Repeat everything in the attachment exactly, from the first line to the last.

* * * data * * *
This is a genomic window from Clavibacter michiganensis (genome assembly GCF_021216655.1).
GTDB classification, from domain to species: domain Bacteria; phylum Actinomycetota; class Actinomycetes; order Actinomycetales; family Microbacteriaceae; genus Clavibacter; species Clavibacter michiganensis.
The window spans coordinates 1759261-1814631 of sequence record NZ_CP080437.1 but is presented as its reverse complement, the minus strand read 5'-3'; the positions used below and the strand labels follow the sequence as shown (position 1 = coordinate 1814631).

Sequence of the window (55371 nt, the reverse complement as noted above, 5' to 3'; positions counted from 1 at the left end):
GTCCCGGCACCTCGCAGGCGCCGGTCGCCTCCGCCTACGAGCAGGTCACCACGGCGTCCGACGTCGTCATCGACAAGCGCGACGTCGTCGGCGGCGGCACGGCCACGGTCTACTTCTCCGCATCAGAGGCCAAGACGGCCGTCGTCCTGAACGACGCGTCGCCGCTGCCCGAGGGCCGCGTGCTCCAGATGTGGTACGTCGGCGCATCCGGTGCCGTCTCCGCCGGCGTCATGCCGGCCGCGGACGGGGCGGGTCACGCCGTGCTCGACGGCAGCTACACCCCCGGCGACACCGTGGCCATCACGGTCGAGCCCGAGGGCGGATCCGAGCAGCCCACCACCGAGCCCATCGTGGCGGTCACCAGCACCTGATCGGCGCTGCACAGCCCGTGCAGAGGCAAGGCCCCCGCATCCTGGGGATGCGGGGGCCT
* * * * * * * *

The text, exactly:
This is a genomic window from Clavibacter michiganensis (genome assembly GCF_021216655.1).
GTDB classification, from domain to species: domain Bacteria; phylum Actinomycetota; class Actinomycetes; order Actinomycetales; family Microbacteriaceae; genus Clavibacter; species Clavibacter michiganensis.
The window spans coordinates 1759261-1814631 of sequence record NZ_CP080437.1 but is presented as its reverse complement, the minus strand read 5'-3'; the positions used below and the strand labels follow the sequence as shown (position 1 = coordinate 1814631).

Sequence of the window (55371 nt, the reverse complement as noted above, 5' to 3'; positions counted from 1 at the left end):
GTCCCGGCACCTCGCAGGCGCCGGTCGCCTCCGCCTACGAGCAGGTCACCACGGCGTCCGACGTCGTCATCGACAAGCGCGACGTCGTCGGCGGCGGCACGGCCACGGTCTACTTCTCCGCATCAGAGGCCAAGACGGCCGTCGTCCTGAACGACGCGTCGCCGCTGCCCGAGGGCCGCGTGCTCCAGATGTGGTACGTCGGCGCATCCGGTGCCGTCTCCGCCGGCGTCATGCCGGCCGCGGACGGGGCGGGTCACGCCGTGCTCGACGGCAGCTACACCCCCGGCGACACCGTGGCCATCACGGTCGAGCCCGAGGGCGGATCCGAGCAGCCCACCACCGAGCCCATCGTGGCGGTCACCAGCACCTGATCGGCGCTGCACAGCCCGTGCAGAGGCAAGGCCCCCGCATCCTGGGGATGCGGGGGCCT